FORGONE CONCLUSION

Nigeria postpones MTN’s $5.2 billion fine, but the damage has already been done

Quartz africa
Quartz africa

The record $5.2 billion fine issued against MTN Nigeria by country regulators was due today (Nov. 16), but has been postponed until further notice.

“Nigerian authorities have, without prejudice, agreed that the imposed fine will not be payable until the negotiations have been concluded,” a statement by MTN said. “These discussions include matters of non-compliance and the remedial measures that may have to be adopted to address this.”

Last month, the Nigerian Communications Authority (NCC) announced a hefty fine against the company, Africa’s largest mobile operator, after it failed to disconnect unregistered users from its network.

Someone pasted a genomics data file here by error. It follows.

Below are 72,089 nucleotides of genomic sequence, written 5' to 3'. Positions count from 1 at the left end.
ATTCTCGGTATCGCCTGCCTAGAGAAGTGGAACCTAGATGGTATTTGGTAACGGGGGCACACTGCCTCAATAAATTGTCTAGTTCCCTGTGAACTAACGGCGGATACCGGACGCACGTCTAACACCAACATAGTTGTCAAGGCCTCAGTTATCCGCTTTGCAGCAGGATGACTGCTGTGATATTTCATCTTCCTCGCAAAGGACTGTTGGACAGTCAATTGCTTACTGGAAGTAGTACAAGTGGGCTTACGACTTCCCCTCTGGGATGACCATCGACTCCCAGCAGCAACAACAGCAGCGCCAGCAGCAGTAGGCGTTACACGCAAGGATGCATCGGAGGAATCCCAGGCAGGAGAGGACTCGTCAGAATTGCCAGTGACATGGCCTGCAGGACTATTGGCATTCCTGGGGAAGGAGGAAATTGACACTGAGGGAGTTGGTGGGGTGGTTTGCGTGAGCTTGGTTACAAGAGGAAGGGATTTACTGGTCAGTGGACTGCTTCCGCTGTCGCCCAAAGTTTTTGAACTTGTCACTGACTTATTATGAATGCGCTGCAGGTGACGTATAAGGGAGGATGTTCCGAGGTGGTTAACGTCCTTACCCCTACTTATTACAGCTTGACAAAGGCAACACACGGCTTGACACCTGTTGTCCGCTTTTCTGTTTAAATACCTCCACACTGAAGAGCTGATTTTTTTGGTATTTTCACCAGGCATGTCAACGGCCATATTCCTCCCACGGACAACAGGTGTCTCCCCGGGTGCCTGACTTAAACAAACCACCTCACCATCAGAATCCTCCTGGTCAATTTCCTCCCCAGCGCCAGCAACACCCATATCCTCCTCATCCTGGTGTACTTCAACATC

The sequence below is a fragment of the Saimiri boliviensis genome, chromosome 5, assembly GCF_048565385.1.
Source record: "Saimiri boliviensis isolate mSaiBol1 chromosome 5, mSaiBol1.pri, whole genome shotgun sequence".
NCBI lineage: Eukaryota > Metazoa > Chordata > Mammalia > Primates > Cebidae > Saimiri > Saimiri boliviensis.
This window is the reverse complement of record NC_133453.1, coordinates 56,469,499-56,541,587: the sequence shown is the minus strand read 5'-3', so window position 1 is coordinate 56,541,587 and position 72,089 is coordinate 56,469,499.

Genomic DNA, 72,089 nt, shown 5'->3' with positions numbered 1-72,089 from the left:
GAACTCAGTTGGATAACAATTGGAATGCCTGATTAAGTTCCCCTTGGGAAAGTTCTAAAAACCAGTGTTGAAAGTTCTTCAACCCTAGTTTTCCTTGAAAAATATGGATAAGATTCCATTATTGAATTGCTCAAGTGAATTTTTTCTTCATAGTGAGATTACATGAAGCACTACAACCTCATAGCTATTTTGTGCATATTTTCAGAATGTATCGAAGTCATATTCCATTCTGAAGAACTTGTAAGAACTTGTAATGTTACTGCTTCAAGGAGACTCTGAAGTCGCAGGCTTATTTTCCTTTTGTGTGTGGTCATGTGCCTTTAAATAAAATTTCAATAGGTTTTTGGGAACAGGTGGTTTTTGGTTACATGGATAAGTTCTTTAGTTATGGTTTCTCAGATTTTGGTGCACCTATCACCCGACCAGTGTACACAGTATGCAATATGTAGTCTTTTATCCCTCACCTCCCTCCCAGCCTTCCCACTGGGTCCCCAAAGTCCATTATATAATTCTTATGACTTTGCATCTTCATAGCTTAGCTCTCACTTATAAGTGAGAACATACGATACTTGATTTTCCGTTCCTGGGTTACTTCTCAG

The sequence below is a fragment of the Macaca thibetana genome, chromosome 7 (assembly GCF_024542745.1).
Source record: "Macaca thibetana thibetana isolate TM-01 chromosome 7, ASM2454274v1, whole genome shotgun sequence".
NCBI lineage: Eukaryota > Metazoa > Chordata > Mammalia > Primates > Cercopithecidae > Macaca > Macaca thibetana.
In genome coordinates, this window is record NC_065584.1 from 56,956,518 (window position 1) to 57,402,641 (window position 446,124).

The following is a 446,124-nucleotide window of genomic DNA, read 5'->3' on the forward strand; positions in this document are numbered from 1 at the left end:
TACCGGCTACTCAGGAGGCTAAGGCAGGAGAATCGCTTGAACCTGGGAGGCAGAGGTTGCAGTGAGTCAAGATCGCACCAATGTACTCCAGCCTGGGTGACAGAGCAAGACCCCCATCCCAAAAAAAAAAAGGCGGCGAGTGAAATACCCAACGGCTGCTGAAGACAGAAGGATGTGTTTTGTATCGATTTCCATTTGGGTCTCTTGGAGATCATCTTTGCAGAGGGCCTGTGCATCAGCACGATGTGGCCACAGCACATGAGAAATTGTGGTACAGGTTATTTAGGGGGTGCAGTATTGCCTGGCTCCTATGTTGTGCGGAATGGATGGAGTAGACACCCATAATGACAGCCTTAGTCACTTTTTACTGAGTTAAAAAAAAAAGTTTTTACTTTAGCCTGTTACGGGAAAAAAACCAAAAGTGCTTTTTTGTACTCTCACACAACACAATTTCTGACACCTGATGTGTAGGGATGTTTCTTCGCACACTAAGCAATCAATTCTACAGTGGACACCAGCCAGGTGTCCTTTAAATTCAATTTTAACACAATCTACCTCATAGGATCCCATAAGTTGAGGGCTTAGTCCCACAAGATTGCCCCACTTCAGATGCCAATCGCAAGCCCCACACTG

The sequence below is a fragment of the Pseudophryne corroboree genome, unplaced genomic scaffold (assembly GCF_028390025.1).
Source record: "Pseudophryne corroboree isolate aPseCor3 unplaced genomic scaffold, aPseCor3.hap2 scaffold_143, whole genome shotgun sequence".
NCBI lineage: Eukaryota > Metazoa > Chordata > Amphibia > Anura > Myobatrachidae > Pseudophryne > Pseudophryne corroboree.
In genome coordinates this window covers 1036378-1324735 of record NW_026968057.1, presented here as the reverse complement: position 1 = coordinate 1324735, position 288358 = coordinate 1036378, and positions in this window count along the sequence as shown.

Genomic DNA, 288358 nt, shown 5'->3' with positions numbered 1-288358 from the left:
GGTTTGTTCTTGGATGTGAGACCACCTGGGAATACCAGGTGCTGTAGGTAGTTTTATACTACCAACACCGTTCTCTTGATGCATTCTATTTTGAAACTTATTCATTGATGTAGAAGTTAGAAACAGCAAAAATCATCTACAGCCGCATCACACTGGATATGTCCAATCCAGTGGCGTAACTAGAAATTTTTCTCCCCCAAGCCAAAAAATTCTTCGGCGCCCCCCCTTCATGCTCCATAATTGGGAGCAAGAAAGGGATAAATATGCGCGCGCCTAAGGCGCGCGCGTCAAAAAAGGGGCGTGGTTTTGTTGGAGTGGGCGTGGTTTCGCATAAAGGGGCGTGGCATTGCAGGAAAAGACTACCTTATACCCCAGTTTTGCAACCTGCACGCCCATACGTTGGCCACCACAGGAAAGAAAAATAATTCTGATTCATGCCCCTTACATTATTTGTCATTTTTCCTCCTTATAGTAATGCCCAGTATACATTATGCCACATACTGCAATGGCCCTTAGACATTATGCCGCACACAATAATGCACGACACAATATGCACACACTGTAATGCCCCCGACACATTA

Ever since, the two parties have been negotiating over the details, with MTN’s newly installed executive chairman Phuthuma Nhleko personally meeting with authorities in Nigeria. At the center of the negotiations is not whether MTN will pay the fine or not. The question is whether Nigerian authorities might reduce the bill or perhaps accept some kind of an installment plan.

“A judgment has been given,” Adebayo Shittu, the new communications minister, told Reuters last week. But he was also keen to stress that the South African-based mobile firm still had a future in Nigeria, its biggest market. “Nobody wants MTN to die,” he said. “Nobody wants MTN to shut down.” This, perhaps, is why the regulator is showing some flexibility.

Earlier today, reports from Nigeria suggested that MTN had agreed to a “staggered payment” plan. MTN has denied the report.

Since the fine became public, MTN’s shares have dropped by around 13%. The company also lost its CEO and is subject to an insider trading investigation in South Africa over the manner in which it announced the news of the fine. Whatever relief the copany may get in paying the fine will be of little comfort given the pain it has already experienced.

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